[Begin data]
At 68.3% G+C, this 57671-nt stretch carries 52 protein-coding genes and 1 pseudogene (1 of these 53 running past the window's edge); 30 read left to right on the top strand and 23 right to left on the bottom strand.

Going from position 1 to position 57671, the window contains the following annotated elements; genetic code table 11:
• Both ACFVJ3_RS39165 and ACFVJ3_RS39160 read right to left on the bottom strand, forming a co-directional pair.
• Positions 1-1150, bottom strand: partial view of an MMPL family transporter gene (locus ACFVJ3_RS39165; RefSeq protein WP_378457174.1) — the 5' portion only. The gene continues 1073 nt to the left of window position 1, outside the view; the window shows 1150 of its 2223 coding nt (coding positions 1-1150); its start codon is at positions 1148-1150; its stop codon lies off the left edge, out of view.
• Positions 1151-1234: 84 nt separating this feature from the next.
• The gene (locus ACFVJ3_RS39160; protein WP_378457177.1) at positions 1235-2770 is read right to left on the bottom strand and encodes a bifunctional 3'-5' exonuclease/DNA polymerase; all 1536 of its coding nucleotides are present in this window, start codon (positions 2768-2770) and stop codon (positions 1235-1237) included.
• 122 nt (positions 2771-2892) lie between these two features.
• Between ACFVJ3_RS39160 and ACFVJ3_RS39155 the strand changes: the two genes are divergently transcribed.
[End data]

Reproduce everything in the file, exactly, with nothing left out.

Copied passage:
At 68.3% G+C, this 57671-nt stretch carries 52 protein-coding genes and 1 pseudogene (1 of these 53 running past the window's edge); 30 read left to right on the top strand and 23 right to left on the bottom strand.

Going from position 1 to position 57671, the window contains the following annotated elements; genetic code table 11:
• Both ACFVJ3_RS39165 and ACFVJ3_RS39160 read right to left on the bottom strand, forming a co-directional pair.
• Positions 1-1150, bottom strand: partial view of an MMPL family transporter gene (locus ACFVJ3_RS39165; RefSeq protein WP_378457174.1) — the 5' portion only. The gene continues 1073 nt to the left of window position 1, outside the view; the window shows 1150 of its 2223 coding nt (coding positions 1-1150); its start codon is at positions 1148-1150; its stop codon lies off the left edge, out of view.
• Positions 1151-1234: 84 nt separating this feature from the next.
• The gene (locus ACFVJ3_RS39160; protein WP_378457177.1) at positions 1235-2770 is read right to left on the bottom strand and encodes a bifunctional 3'-5' exonuclease/DNA polymerase; all 1536 of its coding nucleotides are present in this window, start codon (positions 2768-2770) and stop codon (positions 1235-1237) included.
• 122 nt (positions 2771-2892) lie between these two features.
• Between ACFVJ3_RS39160 and ACFVJ3_RS39155 the strand changes: the two genes are divergently transcribed.